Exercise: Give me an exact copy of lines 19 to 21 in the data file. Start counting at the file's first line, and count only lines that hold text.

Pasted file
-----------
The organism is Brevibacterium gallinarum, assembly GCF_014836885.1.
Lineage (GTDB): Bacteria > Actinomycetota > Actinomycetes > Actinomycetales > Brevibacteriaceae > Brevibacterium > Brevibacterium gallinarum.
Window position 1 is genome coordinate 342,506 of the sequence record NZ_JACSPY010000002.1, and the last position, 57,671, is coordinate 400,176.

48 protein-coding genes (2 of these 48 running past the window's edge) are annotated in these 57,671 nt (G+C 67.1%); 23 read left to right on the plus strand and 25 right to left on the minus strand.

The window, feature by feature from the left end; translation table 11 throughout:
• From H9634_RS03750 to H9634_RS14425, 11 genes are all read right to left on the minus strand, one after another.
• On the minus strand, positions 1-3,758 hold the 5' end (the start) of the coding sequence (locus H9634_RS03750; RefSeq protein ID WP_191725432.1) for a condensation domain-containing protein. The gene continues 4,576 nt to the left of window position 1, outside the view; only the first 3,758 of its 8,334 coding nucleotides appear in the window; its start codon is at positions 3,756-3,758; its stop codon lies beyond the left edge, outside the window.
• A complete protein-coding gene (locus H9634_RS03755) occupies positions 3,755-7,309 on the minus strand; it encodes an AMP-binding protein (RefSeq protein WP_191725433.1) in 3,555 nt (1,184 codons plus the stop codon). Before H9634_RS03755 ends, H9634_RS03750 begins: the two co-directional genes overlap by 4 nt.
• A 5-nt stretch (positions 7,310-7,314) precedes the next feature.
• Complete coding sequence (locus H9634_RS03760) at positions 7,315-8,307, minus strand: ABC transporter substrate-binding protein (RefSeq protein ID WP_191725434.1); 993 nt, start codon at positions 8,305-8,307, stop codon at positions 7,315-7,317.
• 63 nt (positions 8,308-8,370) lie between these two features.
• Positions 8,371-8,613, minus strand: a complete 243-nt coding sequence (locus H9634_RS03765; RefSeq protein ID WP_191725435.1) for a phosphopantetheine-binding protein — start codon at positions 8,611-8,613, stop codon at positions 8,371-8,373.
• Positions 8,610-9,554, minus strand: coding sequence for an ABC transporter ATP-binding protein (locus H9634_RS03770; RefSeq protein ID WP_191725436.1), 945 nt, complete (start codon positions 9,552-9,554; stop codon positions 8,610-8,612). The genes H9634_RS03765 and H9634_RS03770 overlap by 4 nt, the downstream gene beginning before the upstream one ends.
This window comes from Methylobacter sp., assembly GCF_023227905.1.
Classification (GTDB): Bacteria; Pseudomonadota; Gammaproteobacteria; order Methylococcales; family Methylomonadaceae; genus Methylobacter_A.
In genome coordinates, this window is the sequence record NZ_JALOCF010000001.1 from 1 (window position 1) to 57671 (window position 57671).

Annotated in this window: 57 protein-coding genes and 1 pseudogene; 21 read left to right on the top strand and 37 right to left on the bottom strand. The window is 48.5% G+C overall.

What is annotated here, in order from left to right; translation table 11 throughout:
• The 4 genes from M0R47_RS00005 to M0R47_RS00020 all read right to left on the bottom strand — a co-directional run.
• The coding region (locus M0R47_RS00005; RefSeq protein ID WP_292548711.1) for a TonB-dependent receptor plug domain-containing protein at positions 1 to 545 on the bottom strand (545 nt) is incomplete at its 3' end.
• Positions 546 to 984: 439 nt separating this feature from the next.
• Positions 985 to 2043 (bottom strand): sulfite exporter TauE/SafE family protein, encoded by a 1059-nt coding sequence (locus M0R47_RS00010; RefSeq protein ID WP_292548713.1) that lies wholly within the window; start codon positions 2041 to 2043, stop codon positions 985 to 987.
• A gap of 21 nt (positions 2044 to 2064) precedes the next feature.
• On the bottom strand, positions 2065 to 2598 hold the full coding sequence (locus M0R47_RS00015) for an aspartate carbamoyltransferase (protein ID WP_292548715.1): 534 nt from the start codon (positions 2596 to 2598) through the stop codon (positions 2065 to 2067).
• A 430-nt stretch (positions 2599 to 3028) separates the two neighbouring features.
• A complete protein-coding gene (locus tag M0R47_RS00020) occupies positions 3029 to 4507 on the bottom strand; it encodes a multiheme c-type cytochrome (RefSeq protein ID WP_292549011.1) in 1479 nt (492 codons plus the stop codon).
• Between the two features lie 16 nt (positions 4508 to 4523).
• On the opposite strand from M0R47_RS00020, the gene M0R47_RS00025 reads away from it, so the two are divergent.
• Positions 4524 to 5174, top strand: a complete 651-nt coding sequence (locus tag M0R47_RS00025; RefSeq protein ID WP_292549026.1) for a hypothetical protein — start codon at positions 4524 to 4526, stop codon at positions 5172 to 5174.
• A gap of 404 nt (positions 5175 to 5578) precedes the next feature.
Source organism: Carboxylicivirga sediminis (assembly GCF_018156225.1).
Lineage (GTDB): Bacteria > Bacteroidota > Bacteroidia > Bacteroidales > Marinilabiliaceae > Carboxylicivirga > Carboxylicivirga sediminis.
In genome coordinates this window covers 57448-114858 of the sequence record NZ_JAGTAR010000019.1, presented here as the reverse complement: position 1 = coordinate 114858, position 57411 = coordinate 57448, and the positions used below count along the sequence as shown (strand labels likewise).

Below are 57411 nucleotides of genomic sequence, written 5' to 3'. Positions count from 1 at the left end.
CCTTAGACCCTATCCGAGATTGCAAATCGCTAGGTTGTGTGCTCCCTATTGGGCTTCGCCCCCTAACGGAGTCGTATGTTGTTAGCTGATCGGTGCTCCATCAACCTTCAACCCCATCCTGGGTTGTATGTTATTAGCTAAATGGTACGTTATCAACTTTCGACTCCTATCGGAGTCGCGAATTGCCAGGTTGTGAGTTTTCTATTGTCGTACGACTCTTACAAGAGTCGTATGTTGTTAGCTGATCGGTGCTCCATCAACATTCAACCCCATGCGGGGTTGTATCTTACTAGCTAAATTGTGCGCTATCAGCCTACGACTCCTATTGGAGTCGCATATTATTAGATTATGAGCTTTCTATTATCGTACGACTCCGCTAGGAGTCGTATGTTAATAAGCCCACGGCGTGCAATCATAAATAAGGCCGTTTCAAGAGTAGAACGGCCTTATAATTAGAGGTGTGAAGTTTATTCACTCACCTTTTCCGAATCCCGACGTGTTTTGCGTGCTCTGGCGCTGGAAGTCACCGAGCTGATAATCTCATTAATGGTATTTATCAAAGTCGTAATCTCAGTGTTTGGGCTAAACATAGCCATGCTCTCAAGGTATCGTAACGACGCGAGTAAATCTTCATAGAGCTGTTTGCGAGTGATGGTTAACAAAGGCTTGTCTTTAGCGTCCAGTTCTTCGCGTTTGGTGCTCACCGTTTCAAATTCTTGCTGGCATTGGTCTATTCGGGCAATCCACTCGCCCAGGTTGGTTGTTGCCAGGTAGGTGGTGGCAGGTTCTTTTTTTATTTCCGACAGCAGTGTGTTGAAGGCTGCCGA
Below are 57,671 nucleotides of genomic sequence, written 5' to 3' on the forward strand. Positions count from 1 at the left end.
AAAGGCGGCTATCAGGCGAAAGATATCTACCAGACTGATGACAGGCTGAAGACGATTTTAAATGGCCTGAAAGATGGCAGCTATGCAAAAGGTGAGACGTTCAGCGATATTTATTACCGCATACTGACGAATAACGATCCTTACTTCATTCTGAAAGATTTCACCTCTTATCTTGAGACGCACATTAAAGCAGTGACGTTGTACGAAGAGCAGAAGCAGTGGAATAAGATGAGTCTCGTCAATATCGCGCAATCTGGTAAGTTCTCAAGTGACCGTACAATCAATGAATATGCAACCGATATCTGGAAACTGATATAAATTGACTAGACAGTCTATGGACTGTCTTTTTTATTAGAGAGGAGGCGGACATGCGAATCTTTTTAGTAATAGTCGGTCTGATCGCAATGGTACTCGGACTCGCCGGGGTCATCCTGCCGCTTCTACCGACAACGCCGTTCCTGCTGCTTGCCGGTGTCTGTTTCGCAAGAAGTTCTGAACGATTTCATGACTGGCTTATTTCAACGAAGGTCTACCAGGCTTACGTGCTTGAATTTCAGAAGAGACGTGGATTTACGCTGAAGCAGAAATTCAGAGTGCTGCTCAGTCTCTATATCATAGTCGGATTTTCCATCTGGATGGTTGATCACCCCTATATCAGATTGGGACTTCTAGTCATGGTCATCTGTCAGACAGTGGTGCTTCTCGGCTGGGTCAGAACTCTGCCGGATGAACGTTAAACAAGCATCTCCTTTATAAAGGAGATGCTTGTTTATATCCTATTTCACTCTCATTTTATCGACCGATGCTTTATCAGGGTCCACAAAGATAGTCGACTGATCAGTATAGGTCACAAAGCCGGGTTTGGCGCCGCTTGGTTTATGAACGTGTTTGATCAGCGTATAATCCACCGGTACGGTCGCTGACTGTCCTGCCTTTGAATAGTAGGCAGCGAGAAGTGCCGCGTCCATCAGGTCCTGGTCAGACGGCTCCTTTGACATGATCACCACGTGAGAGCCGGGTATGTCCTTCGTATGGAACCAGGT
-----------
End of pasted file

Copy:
• The 4 genes from M0R47_RS00005 to M0R47_RS00020 all read right to left on the bottom strand — a co-directional run.
• The coding region (locus M0R47_RS00005; RefSeq protein ID WP_292548711.1) for a TonB-dependent receptor plug domain-containing protein at positions 1 to 545 on the bottom strand (545 nt) is incomplete at its 3' end.
• Positions 546 to 984: 439 nt separating this feature from the next.